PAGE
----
The prettiest star

by Sickels, Carter,

Format: Print Book 2020
Availability: Available at 5 Libraries 5 of 11 copies
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CLP - Lawrenceville Fiction Collection FICTION Sickels
Location  CLP - Lawrenceville
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CLP - Squirrel Hill LGBTQ FICTION Sickels
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Collection  LGBTQ
Call Number  FICTION Sickels
Mt. Lebanon Public Library Fiction SICKELS Carter
Location  Mt. Lebanon Public Library
Collection  Fiction
Call Number  SICKELS Carter
Northland Public Library New Books FIC SICKELS
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South Park Library Fiction F SICKELS
Location  South Park Library
Collection  Fiction
Call Number  F SICKELS
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CLP - Allegheny Regional New Books ON HOLDSHELF
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CLP - East Liberty Fiction Collection IN TRANSIT
Location  CLP - East Liberty
Collection  Fiction Collection
CLP - Main Library First Floor - LGBTQ IN TRANSIT
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One of 2020's most acclaimed books. A Kirkus Best Fiction Book of 2020 * One of O Magazine's Best LGBT Books of 2020 * A Finalist for the Southern Book Prize * One of the Women's National Book Association's 2020 Great Group Reads Selections * EW's 50 Most Anticipated Books of 2020 * BookRiot * Lambda Literary's * Salon * BookPage's * Garden & Gun's * Logo NewNowNext's

In this "brutally fresh kind of homecoming novel," (Entertainment Weekly) Brian Jackson returns to his small Appalachian hometown and the family who rejected him. Carter Sickels's stunning literary achievement "deserves a place in the canon of AIDS literature alongside the likes of Larry Kramer and Rebecca Makkai" (Los Angeles Review of Books).

The story of Brian's return to small-town Ohio is told in a chorus of voices: Brian's mother Sharon; his fourteen-year-old sister, Jess, as she grapples with her brother's mysterious return; and the video diaries Brian makes to document his final summer. Written in prose that seeks "to answer without flinching away from ugliness and without demonizing the ignorant" (Salon), The Prettiest Star offers an urgent portrait of a family in the center of a national crisis, in order to tell a unique story about the politics and fragility of the body, and to explore the bounds of family and redemption.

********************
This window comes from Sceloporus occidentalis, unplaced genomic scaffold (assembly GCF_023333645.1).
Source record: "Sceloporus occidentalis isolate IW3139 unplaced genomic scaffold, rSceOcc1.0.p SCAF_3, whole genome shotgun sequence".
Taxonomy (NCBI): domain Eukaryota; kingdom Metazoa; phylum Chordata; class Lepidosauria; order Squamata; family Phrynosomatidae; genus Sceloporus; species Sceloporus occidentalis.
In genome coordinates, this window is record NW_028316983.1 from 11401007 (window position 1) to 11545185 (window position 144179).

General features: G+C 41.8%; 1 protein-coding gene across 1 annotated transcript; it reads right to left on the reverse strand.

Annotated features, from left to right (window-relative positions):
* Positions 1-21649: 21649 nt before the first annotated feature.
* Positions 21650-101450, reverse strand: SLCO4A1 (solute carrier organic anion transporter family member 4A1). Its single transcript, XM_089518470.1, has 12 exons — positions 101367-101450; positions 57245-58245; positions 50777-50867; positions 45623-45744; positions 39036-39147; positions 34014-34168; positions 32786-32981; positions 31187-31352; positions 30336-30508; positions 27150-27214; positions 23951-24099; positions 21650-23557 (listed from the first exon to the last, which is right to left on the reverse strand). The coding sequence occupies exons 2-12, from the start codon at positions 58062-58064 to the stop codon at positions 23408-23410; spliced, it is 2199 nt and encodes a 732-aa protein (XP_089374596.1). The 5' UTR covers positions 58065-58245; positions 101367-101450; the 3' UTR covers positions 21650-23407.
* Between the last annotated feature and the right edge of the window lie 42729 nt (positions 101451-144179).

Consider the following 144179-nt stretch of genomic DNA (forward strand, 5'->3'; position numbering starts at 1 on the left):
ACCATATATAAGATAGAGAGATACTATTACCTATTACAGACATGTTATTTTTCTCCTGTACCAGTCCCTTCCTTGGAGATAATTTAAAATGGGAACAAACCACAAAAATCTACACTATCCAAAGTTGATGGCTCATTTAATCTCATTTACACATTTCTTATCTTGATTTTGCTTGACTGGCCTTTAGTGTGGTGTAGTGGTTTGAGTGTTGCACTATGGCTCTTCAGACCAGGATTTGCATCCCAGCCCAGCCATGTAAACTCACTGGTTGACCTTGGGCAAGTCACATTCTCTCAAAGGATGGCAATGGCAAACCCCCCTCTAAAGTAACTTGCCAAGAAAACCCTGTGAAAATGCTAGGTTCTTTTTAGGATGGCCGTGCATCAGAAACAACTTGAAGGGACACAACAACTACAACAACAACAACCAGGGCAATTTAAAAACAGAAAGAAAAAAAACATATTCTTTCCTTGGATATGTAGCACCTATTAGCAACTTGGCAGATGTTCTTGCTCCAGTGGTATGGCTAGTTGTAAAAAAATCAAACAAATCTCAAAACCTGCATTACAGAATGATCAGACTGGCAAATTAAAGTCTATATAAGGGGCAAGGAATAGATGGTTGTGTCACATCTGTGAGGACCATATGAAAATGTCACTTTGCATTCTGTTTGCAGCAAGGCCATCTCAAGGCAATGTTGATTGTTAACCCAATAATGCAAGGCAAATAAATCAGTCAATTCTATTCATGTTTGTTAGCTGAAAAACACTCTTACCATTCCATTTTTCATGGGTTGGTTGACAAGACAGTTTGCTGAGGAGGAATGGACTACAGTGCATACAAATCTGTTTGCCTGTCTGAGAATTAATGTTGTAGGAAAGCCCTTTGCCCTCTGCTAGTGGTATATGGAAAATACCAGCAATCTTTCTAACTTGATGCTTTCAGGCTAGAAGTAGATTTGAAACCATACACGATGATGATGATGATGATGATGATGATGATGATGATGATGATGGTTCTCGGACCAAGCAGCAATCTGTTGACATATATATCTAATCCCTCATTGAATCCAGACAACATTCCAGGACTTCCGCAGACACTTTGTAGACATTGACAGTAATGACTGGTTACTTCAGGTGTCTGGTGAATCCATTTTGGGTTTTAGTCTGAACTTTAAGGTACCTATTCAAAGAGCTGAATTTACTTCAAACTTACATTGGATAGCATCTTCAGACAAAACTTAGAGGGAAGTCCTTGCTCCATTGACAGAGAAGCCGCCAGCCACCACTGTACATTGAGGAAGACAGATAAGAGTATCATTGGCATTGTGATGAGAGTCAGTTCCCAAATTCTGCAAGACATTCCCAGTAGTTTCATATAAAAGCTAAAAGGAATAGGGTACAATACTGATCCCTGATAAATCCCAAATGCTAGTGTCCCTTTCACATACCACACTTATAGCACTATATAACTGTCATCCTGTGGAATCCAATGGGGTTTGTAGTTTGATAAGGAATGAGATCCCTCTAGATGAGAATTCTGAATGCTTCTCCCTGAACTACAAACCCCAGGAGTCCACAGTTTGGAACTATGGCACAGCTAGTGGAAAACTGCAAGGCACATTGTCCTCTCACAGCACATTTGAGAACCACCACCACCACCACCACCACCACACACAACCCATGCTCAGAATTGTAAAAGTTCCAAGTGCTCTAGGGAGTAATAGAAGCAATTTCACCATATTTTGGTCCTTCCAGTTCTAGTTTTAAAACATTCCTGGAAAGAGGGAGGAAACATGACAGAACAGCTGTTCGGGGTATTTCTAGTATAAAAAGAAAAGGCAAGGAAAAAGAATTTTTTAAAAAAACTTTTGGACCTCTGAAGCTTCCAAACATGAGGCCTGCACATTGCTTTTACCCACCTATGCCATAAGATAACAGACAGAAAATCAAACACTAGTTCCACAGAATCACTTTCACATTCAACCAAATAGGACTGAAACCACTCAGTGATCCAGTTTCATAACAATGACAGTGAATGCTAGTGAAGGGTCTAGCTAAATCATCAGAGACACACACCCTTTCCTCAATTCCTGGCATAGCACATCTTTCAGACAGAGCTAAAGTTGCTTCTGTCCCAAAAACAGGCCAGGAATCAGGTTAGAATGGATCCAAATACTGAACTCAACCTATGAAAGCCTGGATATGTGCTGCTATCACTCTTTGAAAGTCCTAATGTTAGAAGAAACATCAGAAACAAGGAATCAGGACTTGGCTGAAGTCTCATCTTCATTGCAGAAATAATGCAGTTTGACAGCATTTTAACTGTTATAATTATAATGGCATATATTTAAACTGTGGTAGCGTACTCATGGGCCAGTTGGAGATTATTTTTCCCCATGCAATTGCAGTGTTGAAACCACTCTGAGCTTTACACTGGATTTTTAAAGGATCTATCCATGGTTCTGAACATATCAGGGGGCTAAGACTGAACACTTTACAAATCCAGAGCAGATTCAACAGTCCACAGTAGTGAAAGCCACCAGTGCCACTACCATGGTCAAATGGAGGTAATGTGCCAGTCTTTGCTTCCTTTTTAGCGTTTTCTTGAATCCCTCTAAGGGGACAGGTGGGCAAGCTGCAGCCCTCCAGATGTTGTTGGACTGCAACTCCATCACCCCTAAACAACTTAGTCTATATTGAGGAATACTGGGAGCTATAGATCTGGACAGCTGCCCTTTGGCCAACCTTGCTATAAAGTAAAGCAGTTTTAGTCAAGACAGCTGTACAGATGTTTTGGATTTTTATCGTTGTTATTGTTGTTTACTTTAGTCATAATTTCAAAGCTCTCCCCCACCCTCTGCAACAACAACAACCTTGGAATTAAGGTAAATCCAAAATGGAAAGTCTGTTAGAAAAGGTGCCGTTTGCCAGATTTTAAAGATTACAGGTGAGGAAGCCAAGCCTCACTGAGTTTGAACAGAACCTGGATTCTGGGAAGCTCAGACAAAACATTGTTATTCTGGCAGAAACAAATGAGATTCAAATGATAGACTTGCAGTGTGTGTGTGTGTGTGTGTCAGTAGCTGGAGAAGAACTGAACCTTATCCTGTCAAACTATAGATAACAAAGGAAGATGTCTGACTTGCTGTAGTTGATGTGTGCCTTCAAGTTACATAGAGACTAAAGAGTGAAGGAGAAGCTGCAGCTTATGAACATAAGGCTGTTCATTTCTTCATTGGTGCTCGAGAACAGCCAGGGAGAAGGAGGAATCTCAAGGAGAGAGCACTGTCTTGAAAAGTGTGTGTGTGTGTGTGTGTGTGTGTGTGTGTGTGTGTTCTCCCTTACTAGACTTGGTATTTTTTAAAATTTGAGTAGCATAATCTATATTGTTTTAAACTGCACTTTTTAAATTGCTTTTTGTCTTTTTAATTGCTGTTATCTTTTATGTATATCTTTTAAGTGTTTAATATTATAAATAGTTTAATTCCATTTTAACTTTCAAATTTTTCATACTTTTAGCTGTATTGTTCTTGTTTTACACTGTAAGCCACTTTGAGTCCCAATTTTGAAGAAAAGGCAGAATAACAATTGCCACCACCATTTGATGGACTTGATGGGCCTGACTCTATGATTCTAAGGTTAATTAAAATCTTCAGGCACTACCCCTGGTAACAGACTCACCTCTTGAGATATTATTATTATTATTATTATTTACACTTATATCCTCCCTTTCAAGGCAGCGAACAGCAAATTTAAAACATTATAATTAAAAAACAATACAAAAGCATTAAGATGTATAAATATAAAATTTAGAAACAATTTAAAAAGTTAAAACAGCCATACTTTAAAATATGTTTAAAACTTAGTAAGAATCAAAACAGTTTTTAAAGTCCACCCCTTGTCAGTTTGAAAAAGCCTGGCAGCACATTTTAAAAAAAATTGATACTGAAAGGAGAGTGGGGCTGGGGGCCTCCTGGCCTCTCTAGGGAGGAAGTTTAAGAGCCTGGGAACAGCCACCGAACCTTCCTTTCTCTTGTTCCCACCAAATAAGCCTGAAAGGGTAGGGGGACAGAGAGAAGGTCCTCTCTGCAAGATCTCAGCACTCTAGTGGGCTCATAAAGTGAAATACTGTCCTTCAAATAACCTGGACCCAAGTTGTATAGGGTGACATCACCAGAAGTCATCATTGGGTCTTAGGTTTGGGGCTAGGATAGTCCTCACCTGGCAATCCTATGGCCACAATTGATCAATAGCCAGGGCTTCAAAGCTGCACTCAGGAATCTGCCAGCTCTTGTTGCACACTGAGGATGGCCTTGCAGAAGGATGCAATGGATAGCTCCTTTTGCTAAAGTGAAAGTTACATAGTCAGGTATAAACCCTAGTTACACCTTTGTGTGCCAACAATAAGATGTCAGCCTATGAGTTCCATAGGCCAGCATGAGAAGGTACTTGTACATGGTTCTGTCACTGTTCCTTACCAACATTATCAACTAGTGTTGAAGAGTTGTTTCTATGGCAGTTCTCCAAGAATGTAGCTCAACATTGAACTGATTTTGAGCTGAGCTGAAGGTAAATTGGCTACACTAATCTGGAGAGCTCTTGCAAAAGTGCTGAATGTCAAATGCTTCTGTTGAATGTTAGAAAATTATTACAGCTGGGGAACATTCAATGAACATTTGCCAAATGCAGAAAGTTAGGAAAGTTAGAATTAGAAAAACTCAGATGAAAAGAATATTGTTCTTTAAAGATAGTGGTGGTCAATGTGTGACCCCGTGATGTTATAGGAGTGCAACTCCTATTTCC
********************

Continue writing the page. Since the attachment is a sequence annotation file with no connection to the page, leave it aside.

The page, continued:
Published Reviews
Booklist Review: "Sickels' (The Evening Hour, 2012) heart-wrenching novel shows how the 1980s AIDS crisis affects one young man and his family. Hailing from small-town Ohio, Brian dreams of making art and getting the hell out of there. His hometown, where kids play "smear the queer" and the pastor preaches the sins of homosexuality, is no place to come out. But after six years in New York, and the deaths of many of his friends and his boyfriend, he returns home diagnosed HIV-positive. His parents, Sharon and Travis, wash his dinnerware and clothes separately and refuse to tell anyone, including his younger sister, Jess. Brian's grandmother, one of the only people to treat him normally, still believes he is going to get better. As small-town news travels, Brian is vilified, accused of trying to spread AIDS, refused dentist and doctor visits, and shunned, and it tears apart his once close-knit family. The alternating narrators of Brian, Sharon, and Jess are fleshed out in all of their complexities and contradictions. This immersive, tragic book will stay with readers."
From Booklist, Copyright (c) American Library Association. Used with permission.
Publisher's Weekly Review: "A man dying of AIDS returns home to Chester, Ohio, from 1986 New York City in this heartfelt novel from Sickels (The Evening Hour). Brian, a documentary filmmaker whose boyfriend recently died, leaves behind the "ghosts" of the West Village for Chester, "to be seen, to be accepted, and to be loved." As paranoia and fear around the AIDS epidemic escalates, Brian's family finds themselves the targets of malicious gossip and ostracizing, and Brian's presence changes how his sister, Jess; mother, Sharon; father, Travis; and grandmother Lettie relate to each other and to their friends and neighbors. Brian gains additional support from Annie, his best friend from New York and a very out lesbian, who flies to Chester to help brace him from the homophobic taunts endured by him and his family as he documents his experience on video. After Brian feels he's bringing too much trouble to his family, he moves in with a new friend, who eventually invites Brian's grandmother, Lettie, to come and care for him after his condition worsens. Sickels is at his best in his characters' most painful moments, poignantly revealing Lettie's regret of offering Brian too little, too late. This tragic story of AIDS and violent homophobia stands out by showing the transcendent power of queer communities to make their voices endure through art. Agent: PJ Mark, Janklow & Nesbit Associates. (Apr.)"
(c) Copyright PWxyz, LLC. All rights reserved
Additional Information
Subjects AIDS (Disease) -- Patients -- United States -- Fiction.
AIDS (Disease) -- Social aspects -- Fiction.
Gay men -- Fiction.
Gay men -- Family relationships -- Fiction.
Families -- Fiction.
Small cities -- Appalachian Region -- Fiction.
Nineteen eighties -- Fiction.
Appalachian Region -- Fiction.
Gay fiction.
Historical fiction.
Social problem fiction.
Publisher Spartanburg, SC :2020
Edition First edition.
Language English
Description 295 pages ; 24 cm
Bibliography Notes Includes bibliographical references (page 294).
ISBN 9781938235627
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